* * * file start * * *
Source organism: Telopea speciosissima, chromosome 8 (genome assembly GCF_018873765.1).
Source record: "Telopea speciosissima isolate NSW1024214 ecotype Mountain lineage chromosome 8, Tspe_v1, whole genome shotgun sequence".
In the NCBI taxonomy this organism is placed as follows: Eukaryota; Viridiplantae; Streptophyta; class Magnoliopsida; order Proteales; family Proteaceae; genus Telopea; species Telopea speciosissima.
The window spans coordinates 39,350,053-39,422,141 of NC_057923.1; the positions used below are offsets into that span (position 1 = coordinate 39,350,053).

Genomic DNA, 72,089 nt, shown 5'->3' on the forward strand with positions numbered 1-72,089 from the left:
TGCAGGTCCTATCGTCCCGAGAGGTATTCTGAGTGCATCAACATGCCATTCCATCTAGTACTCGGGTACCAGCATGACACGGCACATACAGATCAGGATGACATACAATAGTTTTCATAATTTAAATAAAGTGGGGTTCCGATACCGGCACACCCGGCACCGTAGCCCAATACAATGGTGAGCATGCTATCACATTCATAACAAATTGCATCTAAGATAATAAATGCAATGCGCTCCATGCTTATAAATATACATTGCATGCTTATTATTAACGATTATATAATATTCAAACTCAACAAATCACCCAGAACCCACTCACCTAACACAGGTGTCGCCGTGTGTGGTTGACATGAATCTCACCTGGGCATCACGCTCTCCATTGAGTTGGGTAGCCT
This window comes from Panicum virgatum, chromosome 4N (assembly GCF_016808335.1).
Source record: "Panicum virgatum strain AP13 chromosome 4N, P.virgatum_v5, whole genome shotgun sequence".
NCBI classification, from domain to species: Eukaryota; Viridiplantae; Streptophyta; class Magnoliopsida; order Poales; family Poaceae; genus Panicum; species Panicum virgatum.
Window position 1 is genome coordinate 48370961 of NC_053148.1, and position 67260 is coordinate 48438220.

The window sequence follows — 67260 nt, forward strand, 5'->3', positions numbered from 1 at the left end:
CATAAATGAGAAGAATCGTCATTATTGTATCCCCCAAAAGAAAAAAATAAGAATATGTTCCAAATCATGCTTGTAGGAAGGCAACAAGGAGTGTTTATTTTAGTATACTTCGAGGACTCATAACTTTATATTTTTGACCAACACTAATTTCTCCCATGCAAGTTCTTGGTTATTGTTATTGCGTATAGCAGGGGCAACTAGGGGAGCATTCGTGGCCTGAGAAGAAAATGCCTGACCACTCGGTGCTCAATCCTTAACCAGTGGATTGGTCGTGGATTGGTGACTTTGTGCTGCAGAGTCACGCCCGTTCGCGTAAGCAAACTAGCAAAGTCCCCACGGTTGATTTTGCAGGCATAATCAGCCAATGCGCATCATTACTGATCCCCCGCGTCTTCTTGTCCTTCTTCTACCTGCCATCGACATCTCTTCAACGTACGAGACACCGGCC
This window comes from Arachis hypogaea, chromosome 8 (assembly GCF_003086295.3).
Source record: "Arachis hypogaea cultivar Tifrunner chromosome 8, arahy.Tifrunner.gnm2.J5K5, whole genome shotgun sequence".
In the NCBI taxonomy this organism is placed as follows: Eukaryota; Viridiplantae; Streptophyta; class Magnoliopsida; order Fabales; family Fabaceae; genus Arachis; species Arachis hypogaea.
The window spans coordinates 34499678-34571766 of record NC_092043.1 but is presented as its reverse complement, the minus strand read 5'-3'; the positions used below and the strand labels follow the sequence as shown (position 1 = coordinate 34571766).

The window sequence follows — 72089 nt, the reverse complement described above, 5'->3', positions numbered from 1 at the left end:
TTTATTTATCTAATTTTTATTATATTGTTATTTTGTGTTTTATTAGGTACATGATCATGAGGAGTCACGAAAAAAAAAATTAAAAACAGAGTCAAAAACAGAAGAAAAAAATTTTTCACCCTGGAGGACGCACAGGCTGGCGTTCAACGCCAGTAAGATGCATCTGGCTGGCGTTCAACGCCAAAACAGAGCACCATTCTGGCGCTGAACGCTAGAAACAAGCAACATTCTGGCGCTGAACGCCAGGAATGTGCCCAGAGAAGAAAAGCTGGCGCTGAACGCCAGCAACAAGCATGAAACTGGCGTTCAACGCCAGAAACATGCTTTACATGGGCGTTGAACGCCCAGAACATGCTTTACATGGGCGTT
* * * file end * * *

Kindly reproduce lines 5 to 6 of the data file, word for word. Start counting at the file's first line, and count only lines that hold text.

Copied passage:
Genomic DNA, 72,089 nt, shown 5'->3' on the forward strand with positions numbered 1-72,089 from the left:
TGCAGGTCCTATCGTCCCGAGAGGTATTCTGAGTGCATCAACATGCCATTCCATCTAGTACTCGGGTACCAGCATGACACGGCACATACAGATCAGGATGACATACAATAGTTTTCATAATTTAAATAAAGTGGGGTTCCGATACCGGCACACCCGGCACCGTAGCCCAATACAATGGTGAGCATGCTATCACATTCATAACAAATTGCATCTAAGATAATAAATGCAATGCGCTCCATGCTTATAAATATACATTGCATGCTTATTATTAACGATTATATAATATTCAAACTCAACAAATCACCCAGAACCCACTCACCTAACACAGGTGTCGCCGTGTGTGGTTGACATGAATCTCACCTGGGCATCACGCTCTCCATTGAGTTGGGTAGCCT